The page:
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2010 College football preview

UConn's Edsall has proven to be a master builder

Randy Edsall is accustomed to making bowl appearances. Randy Edsall is accustomed to making bowl appearances. (Jessica Hill/Associated Press)
By Mark Blaudschun
Globe Staff / August 30, 2010

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NEWPORT, R.I. — It is early August and Randy Edsall has had a good summer.

“Got away with a buddy of mine and we went to Scotland and played golf,’’ the University of Connecticut football coach said while adjusting his golf bag before the Big East football media day tournament. “We played them all. The Old Course at St. Andrews, Turnberry, Troon. We had a lot of fun. It was the first time I was able to just get away and relax.’’

The time frame is relative of course, with Edsall and his program still reeling from the tragic occurrence of a year ago, when cornerback Jasper Howard was stabbed to death outside the student union. Coaching a Big East team to at least eight wins in each of the last three seasons can be taxing for any coach, but when you throw in such a seismic event, it becomes even more draining.

“Never really took a lot of time to reflect on it,’’ said Edsall of his success, which has made him one of the rising coaching stars after 11 seasons at UConn. “There was so much going on, with all that stuff and then you got right into recruiting. It’s been quite a run.’’

Edsall’s golf season ended on media day. His football season begins Saturday when UConn travels to Michigan to face Rich Rodriguez’s Wolverines.

Normally, the game would be labeled a mismatch. A long and storied program, playing in the “Big House’’ against an upstart program that wasn’t elevated to the Football Bowl Subdivision until 10 years ago?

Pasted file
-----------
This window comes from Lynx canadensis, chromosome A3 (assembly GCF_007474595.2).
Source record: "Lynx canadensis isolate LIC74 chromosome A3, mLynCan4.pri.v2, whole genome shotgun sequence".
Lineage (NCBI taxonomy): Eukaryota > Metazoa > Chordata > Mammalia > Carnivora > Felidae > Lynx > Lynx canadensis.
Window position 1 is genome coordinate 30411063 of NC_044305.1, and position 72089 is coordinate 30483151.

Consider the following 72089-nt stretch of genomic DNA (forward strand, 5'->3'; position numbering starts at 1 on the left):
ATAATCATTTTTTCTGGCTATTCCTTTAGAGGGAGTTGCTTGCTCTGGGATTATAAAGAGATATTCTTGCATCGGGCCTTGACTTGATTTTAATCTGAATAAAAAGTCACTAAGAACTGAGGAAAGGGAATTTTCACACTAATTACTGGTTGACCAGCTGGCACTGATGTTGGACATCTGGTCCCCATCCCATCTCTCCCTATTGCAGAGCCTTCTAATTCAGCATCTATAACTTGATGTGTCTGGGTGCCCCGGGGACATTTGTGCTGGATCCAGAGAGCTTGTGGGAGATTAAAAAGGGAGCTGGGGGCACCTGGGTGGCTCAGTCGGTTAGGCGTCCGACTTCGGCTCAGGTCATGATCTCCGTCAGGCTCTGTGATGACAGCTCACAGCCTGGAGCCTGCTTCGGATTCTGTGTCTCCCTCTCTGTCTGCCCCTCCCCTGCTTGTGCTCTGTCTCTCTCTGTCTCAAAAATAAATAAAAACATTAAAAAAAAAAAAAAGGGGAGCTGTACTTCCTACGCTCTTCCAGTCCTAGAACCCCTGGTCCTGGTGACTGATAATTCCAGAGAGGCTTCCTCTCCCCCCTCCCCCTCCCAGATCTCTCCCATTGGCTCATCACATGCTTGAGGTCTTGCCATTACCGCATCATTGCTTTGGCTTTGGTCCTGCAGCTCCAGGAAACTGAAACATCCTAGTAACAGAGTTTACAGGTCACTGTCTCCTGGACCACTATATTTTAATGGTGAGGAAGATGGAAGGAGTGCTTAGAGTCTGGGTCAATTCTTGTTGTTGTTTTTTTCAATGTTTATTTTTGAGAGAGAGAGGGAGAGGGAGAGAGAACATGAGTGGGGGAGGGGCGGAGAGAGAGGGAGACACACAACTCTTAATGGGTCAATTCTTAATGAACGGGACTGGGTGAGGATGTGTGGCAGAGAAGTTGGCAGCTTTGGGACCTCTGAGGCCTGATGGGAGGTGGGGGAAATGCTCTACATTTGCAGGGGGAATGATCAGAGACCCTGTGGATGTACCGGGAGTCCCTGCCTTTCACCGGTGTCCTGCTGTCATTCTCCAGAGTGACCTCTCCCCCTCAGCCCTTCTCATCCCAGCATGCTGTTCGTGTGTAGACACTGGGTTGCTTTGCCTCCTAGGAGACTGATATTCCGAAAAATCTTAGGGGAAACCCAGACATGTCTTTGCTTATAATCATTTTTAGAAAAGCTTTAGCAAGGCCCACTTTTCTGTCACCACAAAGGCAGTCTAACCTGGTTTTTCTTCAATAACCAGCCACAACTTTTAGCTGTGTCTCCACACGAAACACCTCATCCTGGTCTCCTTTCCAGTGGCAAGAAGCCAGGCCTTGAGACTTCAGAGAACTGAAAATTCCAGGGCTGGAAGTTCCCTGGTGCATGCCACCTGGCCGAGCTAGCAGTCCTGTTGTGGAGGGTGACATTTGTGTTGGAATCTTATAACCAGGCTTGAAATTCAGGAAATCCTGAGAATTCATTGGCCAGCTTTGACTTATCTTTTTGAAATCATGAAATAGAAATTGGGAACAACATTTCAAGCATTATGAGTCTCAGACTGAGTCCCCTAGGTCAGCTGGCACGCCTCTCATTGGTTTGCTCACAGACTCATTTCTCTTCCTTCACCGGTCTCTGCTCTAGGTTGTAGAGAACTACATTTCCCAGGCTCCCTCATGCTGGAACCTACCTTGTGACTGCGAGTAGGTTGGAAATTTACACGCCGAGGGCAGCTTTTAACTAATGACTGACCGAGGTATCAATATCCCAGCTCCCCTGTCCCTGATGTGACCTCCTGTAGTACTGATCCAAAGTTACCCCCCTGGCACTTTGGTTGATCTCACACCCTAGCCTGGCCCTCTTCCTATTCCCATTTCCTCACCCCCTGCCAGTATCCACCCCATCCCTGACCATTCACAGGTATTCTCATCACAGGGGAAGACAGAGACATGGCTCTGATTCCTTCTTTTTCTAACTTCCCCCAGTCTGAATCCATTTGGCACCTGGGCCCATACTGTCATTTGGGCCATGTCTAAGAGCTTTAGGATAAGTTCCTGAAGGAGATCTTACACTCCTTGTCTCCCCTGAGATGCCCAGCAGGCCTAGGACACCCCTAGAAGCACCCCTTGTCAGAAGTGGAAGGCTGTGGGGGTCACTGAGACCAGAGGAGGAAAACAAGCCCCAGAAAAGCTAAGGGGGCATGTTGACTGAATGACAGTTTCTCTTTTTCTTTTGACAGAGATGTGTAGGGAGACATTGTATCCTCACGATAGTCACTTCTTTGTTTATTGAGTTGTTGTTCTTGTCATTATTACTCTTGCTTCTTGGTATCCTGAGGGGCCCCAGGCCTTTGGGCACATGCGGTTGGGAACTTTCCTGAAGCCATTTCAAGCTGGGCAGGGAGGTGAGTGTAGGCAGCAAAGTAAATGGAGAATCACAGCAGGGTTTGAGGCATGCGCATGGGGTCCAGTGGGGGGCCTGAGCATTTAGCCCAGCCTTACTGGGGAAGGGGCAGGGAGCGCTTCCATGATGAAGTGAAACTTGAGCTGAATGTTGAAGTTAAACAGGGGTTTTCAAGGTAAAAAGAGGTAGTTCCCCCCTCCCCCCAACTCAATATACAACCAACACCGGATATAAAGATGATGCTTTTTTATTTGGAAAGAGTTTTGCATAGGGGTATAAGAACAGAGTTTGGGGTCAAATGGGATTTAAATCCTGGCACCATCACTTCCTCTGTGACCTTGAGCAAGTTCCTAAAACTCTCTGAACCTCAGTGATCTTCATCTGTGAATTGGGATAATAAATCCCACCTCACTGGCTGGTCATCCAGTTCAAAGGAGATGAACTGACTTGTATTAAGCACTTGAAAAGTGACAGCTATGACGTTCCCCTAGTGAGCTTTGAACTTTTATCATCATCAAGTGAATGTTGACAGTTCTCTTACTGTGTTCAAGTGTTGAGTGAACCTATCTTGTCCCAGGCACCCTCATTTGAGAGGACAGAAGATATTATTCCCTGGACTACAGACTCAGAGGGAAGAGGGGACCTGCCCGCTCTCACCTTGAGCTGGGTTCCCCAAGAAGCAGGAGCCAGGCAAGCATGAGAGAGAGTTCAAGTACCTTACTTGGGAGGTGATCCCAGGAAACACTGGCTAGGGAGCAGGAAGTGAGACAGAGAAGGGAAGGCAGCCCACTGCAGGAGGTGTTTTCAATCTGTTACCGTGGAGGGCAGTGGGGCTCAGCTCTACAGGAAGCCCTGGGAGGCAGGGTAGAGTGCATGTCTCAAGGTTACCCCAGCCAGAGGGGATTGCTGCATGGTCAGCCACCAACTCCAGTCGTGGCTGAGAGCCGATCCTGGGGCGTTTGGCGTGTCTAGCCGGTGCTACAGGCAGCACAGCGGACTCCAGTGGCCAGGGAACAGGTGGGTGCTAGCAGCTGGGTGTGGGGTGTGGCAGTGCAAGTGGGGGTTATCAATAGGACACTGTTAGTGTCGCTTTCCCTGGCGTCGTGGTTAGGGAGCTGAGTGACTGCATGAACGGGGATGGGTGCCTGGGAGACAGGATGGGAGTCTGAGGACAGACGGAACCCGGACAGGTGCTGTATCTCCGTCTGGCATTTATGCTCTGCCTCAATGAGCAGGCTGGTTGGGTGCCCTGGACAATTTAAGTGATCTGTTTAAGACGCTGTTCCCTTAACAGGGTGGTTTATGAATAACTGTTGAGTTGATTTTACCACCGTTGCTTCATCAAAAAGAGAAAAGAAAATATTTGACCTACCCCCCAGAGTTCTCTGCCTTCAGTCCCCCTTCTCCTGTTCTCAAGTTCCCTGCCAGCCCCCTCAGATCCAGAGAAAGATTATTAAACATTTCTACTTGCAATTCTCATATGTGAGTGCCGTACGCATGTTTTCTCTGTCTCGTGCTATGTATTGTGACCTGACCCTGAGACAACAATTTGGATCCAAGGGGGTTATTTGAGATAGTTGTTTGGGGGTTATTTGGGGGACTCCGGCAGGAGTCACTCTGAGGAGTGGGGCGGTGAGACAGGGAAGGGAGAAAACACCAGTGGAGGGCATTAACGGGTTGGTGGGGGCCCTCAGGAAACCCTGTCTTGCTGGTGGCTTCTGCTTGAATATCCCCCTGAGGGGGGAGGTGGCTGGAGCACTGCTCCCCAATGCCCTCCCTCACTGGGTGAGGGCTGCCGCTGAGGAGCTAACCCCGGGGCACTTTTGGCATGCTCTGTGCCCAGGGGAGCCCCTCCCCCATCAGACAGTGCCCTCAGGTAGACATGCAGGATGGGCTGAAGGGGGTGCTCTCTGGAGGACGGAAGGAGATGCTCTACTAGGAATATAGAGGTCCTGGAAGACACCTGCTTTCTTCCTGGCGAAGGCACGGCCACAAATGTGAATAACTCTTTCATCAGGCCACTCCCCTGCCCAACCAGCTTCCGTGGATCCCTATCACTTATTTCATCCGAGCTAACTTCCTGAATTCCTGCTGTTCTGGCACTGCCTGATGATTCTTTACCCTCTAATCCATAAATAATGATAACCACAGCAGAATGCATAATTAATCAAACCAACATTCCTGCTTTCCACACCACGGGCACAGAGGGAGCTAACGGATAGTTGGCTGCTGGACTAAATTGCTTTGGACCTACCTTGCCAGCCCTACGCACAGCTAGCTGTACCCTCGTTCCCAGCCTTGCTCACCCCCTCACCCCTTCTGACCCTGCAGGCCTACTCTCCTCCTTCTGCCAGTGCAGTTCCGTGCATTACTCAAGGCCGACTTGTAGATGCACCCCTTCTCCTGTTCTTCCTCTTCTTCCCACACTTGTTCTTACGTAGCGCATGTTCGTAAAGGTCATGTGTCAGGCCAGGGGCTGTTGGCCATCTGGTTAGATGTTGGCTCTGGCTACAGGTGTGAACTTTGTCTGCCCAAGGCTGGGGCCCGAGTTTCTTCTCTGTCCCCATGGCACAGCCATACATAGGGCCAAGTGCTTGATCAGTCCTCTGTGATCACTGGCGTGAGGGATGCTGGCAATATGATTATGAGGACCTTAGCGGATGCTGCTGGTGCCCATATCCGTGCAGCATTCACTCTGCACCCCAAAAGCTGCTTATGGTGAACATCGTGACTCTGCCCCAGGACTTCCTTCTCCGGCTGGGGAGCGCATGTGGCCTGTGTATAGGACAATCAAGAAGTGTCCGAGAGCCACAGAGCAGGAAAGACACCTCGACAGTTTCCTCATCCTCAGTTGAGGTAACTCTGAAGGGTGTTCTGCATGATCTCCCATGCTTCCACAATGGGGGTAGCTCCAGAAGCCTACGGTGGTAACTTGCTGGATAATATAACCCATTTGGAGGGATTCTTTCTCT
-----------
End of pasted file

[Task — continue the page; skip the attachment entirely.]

But as the Huskies have proven over the last few years, tradition can be built with victories and a solid foundation.

Edsall’s pedigree is strong, as a player and assistant coach at Syracuse, then assistant jobs with Boston College, the Jacksonville Jaguars, and Georgia Tech before former UConn athletic director Lew Perkins hired him to replace Skip Holtz in 1999.

Edsall has slowly and steadily built the Huskies into a Big East contender. “We have always had high expectations,’’ said Edsall, who has drawn interest from a variety of schools, including Clemson, Tennessee, Georgia Tech, and South Florida. “If we didn’t feel that way, we wouldn’t have gotten to the point we’re at right now.’’

Edsall has watched the UConn program grow from a small-time operation to one that plays in the state-of-the-art Rentschler Field in East Hartford and practices in the Burton Family Football Complex on campus.

“It’s amazing the changes we’ve had,’’ said Edsall, who remembers when his office was in a trailer next to Gampel Pavilion. “Now we have a facility where if it’s too hot we move practice indoors. It’s been a tremendous challenge. But we had a philosophy that laid a foundation: If you work hard and prepare the right way, anything is possible.’’

The Huskies are not favored to win the Big East this season, but they are regarded as contenders. Their three main challengers — West Virginia, Pittsburgh, and Cincinnati — all must travel to Connecticut this season.

The success of UConn football comes with a sense that it is not a fluke.

“If 20 years ago you would have said that Connecticut football is at the level it is now, everybody would have laughed at you,’’ said Holtz, who laid the foundation for the transition to Division 1-A. “It makes me proud to see the great job that Randy has done.’’

Edsall feels he has already taken UConn to the next level. Last year’s events tested not only his skill, but his will as he guided his team through some tense times while trying to keep everyone from falling apart emotionally.

It wasn’t until his trip to Scotland that Edsall was finally able to step back and take a deep breath, and begin thinking about the future instead of the past, or even the present.

Winning seasons and bowl appearances have become a staple of UConn football. But Edsall understands the landscape could change with the fragility of the Big East, which could be raided if other conferences look to expand.

“As a coach, you learn you can’t control that part of the business,’’ said Edsall. “So we don’t even worry about it.’’

Mark Blaudschun can be reached at blaudschun@globe.com.